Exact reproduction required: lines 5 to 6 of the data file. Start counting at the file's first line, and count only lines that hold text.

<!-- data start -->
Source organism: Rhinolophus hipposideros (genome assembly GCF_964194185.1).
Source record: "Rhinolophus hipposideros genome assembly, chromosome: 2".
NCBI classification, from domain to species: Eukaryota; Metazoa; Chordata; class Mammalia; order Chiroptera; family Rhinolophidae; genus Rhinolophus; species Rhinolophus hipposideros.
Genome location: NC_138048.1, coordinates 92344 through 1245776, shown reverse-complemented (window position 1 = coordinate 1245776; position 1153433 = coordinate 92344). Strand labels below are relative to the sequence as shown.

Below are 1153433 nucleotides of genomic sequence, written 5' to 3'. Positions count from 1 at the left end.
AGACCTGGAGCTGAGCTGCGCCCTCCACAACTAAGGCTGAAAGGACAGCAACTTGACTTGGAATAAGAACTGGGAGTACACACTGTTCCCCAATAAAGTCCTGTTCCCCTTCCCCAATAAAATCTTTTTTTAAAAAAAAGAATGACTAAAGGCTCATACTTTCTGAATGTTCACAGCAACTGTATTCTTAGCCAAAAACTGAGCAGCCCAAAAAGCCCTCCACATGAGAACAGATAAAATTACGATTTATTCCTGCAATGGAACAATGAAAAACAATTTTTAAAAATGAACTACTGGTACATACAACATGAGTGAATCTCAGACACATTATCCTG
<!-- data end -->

Below are 1153433 nucleotides of genomic sequence, written 5' to 3'. Positions count from 1 at the left end.
AGACCTGGAGCTGAGCTGCGCCCTCCACAACTAAGGCTGAAAGGACAGCAACTTGACTTGGAATAAGAACTGGGAGTACACACTGTTCCCCAATAAAGTCCTGTTCCCCTTCCCCAATAAAATCTTTTTTTAAAAAAAAGAATGACTAAAGGCTCATACTTTCTGAATGTTCACAGCAACTGTATTCTTAGCCAAAAACTGAGCAGCCCAAAAAGCCCTCCACATGAGAACAGATAAAATTACGATTTATTCCTGCAATGGAACAATGAAAAACAATTTTTAAAAATGAACTACTGGTACATACAACATGAGTGAATCTCAGACACATTATCCTG